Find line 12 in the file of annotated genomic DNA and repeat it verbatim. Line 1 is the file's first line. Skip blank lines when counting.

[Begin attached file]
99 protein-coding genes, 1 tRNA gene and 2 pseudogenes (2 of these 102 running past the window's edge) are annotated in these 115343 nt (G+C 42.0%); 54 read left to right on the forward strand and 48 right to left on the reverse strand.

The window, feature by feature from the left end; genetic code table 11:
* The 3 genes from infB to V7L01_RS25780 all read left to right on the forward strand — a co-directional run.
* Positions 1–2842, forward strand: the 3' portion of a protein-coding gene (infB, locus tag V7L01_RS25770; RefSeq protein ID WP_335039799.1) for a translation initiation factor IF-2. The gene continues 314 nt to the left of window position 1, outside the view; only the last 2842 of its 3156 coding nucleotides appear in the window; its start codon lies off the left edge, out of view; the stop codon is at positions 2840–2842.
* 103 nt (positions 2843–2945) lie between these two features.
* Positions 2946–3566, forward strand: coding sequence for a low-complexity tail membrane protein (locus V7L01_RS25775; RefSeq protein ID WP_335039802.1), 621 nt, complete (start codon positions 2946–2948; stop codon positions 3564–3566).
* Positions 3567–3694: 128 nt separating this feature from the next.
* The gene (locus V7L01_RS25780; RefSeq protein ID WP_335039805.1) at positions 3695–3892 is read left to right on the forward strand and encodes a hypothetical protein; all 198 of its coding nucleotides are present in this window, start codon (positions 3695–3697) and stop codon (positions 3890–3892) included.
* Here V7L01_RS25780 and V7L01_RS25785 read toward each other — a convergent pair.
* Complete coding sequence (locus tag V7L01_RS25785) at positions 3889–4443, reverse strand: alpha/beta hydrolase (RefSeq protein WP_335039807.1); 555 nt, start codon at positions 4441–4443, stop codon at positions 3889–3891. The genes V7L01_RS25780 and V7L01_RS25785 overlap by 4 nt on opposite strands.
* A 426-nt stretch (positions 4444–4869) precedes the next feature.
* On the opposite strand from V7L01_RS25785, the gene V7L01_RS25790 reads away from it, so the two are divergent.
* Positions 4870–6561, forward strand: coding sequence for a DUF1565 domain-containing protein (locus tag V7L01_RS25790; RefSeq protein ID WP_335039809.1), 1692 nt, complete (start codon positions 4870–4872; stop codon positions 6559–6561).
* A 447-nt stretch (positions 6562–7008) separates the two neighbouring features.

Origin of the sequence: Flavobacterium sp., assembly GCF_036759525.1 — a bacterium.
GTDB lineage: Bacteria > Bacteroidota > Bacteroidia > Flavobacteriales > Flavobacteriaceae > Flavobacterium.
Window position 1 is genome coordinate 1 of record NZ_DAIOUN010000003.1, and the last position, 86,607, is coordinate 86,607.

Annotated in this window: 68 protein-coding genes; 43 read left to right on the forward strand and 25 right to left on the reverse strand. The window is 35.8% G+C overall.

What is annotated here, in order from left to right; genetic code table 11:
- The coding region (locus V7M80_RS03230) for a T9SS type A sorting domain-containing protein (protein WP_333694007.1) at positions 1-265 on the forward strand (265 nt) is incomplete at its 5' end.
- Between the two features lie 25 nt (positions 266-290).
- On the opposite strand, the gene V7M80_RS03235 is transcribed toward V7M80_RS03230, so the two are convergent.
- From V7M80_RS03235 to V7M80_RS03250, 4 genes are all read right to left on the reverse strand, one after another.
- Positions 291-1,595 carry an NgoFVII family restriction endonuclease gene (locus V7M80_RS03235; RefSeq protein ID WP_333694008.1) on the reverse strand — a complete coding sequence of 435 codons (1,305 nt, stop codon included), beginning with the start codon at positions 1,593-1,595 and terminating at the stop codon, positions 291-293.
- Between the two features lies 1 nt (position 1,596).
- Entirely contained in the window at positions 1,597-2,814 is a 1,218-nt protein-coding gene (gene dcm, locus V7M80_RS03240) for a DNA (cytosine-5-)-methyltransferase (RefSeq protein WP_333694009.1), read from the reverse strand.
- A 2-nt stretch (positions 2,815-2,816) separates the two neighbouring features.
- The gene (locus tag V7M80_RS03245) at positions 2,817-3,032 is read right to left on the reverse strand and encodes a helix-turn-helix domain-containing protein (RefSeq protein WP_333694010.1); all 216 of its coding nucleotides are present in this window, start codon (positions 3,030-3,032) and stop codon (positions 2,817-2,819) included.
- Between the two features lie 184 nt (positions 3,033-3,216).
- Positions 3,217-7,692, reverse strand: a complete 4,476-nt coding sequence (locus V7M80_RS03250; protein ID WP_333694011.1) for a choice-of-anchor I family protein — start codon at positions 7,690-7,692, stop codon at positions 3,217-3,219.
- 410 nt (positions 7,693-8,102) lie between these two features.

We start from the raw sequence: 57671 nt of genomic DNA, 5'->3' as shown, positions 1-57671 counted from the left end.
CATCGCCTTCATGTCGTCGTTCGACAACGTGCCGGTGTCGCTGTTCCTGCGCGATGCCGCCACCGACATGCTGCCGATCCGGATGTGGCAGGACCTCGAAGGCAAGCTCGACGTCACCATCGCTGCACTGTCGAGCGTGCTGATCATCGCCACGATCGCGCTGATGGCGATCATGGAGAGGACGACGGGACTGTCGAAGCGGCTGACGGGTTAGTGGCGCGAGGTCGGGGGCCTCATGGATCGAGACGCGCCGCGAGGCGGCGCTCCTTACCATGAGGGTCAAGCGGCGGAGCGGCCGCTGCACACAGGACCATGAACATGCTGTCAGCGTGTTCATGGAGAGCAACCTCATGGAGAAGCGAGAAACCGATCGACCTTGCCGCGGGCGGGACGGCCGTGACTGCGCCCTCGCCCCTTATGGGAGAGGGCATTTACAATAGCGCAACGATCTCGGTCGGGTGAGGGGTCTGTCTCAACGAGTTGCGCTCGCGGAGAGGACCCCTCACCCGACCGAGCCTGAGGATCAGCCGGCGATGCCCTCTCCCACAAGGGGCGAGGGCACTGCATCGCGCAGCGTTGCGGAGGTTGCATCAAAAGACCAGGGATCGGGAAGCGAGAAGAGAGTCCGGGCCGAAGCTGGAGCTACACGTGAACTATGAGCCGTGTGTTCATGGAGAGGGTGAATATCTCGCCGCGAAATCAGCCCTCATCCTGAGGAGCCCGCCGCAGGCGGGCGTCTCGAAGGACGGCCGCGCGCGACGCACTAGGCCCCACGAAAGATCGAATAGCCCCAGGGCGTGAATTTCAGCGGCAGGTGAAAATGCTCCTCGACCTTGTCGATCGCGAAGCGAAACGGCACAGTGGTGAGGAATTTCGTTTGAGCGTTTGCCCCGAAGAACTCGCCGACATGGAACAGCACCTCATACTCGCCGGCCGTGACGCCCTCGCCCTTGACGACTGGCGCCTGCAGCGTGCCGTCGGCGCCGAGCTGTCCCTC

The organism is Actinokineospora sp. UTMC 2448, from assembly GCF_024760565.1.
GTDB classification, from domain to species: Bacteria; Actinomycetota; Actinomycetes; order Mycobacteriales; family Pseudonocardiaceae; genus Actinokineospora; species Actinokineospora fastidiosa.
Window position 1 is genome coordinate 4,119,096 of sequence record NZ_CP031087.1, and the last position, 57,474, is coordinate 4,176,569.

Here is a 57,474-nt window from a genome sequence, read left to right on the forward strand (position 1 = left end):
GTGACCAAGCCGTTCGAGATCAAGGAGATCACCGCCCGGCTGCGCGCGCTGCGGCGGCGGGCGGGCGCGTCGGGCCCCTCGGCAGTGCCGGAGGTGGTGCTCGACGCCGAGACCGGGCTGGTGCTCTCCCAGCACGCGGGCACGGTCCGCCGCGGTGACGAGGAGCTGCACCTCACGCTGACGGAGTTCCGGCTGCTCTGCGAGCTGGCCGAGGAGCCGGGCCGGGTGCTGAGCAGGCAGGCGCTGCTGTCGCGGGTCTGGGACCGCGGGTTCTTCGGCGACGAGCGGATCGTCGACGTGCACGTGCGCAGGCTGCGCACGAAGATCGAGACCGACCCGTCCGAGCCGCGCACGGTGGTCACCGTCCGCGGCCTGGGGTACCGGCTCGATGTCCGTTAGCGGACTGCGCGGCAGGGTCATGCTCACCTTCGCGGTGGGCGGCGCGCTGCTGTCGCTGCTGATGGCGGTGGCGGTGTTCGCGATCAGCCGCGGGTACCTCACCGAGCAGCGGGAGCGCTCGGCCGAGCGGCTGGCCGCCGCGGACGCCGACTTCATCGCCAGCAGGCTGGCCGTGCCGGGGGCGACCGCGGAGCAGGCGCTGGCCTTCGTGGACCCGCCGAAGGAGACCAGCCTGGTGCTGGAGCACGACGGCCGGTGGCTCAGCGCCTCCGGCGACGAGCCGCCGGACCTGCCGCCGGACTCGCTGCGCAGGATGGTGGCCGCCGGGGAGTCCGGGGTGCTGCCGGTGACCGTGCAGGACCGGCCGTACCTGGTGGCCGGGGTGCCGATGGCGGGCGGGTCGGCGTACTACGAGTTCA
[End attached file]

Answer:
* On the opposite strand from V7L01_RS25785, the gene V7L01_RS25790 reads away from it, so the two are divergent.